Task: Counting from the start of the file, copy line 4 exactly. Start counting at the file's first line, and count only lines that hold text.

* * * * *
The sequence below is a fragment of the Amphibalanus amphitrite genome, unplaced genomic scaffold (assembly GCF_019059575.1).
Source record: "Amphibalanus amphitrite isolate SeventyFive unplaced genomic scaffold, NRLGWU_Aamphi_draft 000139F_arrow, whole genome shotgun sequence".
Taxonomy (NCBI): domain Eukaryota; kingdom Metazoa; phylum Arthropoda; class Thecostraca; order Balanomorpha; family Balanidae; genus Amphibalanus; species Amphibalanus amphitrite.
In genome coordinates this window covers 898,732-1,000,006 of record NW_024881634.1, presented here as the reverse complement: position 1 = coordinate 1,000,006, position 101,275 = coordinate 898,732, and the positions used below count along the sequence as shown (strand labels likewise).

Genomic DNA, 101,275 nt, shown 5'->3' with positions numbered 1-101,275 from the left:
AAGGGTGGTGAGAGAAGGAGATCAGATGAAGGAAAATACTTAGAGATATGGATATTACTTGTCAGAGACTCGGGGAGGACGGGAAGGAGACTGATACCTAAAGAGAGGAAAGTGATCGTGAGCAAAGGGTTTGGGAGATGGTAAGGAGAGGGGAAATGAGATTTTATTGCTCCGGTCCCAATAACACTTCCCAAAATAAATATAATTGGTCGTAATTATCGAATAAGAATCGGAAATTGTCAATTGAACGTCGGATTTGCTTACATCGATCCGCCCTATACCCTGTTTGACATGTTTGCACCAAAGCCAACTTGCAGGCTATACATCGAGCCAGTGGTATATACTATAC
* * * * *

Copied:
In genome coordinates this window covers 898,732-1,000,006 of record NW_024881634.1, presented here as the reverse complement: position 1 = coordinate 1,000,006, position 101,275 = coordinate 898,732, and the positions used below count along the sequence as shown (strand labels likewise).